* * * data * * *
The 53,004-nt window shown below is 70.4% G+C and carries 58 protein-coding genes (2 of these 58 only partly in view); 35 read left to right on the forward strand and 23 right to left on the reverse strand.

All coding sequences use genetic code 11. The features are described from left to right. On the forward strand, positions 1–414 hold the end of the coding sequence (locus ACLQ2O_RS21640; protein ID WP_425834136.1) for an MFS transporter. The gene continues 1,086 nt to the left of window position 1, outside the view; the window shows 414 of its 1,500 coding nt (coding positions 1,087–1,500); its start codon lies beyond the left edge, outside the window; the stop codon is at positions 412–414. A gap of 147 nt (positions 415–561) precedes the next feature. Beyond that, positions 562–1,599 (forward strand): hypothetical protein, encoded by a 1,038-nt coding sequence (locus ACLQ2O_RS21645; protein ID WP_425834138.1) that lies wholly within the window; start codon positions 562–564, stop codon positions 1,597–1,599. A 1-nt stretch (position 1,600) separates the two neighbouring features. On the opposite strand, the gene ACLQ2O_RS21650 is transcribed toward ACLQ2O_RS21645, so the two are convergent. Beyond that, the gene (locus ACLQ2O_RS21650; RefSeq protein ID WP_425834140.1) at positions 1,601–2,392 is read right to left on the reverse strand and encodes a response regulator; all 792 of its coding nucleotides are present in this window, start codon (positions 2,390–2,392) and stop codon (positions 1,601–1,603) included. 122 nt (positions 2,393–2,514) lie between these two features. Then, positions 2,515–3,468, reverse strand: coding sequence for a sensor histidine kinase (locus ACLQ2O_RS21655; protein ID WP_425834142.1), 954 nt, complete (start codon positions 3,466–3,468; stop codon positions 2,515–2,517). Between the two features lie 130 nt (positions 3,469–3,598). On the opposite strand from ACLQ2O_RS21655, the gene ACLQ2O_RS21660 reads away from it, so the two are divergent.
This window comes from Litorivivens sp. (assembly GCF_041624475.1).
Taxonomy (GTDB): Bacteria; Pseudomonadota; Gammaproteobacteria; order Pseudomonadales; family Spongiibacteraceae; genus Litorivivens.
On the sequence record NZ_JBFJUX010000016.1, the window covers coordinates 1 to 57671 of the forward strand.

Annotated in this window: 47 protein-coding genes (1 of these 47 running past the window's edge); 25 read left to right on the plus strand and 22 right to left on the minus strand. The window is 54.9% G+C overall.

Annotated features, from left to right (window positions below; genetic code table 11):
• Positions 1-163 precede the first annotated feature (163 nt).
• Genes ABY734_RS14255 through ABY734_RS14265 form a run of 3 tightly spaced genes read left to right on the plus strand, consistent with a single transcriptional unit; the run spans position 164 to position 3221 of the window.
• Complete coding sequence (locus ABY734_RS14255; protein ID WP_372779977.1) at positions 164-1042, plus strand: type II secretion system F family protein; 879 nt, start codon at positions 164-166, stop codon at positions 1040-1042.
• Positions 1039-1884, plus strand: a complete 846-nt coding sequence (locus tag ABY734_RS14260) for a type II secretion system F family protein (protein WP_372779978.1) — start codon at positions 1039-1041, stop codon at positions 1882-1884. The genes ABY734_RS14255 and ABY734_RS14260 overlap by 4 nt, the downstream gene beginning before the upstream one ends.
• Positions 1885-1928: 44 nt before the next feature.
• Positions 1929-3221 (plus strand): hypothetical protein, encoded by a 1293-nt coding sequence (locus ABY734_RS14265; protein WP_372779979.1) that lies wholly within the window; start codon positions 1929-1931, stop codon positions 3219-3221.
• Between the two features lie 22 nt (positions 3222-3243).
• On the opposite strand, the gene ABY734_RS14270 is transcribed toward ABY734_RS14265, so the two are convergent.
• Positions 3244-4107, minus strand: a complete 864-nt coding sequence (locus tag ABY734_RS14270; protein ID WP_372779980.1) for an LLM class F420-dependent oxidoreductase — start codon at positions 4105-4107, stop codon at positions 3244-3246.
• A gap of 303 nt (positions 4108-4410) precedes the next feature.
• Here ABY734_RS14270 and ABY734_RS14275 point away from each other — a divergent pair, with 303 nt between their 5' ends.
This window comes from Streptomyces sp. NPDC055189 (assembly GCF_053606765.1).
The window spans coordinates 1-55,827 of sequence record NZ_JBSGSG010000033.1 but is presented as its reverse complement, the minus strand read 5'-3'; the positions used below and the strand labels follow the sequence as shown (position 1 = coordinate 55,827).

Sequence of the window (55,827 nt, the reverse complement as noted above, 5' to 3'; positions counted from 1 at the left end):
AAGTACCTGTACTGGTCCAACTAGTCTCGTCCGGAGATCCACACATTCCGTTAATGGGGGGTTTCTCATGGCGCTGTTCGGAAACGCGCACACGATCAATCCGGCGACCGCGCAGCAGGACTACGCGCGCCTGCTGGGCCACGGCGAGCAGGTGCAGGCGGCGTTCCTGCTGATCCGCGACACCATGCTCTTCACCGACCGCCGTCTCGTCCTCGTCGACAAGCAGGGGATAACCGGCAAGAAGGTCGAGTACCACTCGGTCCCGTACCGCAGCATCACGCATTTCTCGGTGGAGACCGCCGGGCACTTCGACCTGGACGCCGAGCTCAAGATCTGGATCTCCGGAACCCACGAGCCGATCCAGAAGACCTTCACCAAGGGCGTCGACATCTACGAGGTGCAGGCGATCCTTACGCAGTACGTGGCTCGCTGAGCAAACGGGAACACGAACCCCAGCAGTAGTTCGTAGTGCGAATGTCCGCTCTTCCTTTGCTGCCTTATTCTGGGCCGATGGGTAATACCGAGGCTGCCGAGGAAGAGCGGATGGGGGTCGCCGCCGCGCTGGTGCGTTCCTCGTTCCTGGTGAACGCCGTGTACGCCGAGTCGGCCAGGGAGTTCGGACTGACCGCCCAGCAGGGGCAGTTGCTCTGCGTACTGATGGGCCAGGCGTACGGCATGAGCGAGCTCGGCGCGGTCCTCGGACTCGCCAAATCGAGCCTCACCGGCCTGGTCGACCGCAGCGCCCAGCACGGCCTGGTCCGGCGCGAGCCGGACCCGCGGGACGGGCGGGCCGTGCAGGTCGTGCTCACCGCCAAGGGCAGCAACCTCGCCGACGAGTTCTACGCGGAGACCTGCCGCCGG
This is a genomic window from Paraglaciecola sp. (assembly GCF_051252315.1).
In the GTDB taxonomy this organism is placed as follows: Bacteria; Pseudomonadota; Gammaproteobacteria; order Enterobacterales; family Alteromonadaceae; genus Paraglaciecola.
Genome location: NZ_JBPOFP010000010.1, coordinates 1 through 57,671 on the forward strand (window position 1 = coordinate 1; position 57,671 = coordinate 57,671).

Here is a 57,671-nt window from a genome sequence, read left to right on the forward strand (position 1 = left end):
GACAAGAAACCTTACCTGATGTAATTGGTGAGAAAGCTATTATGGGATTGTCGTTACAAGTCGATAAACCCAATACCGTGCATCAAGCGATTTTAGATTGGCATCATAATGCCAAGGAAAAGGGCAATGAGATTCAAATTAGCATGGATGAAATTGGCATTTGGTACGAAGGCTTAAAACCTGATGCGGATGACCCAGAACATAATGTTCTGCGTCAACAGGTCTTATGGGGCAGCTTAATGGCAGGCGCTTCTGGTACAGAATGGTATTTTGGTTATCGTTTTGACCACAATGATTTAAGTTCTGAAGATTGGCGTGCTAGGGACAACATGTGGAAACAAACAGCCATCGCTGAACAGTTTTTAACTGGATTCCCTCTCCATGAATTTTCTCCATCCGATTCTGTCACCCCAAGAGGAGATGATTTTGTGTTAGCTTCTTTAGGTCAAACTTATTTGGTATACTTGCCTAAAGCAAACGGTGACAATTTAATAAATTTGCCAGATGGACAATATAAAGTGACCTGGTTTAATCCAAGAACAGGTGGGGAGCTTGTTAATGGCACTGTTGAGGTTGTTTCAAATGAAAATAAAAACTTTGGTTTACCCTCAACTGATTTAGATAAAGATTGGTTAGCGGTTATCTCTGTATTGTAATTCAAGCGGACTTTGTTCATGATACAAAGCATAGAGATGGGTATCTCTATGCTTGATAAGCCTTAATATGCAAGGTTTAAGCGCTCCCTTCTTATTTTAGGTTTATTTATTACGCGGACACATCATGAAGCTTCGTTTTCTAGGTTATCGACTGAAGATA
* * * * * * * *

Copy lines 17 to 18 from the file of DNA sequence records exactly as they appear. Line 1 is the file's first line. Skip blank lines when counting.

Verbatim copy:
• A gap of 303 nt (positions 4108-4410) precedes the next feature.
• Here ABY734_RS14270 and ABY734_RS14275 point away from each other — a divergent pair, with 303 nt between their 5' ends.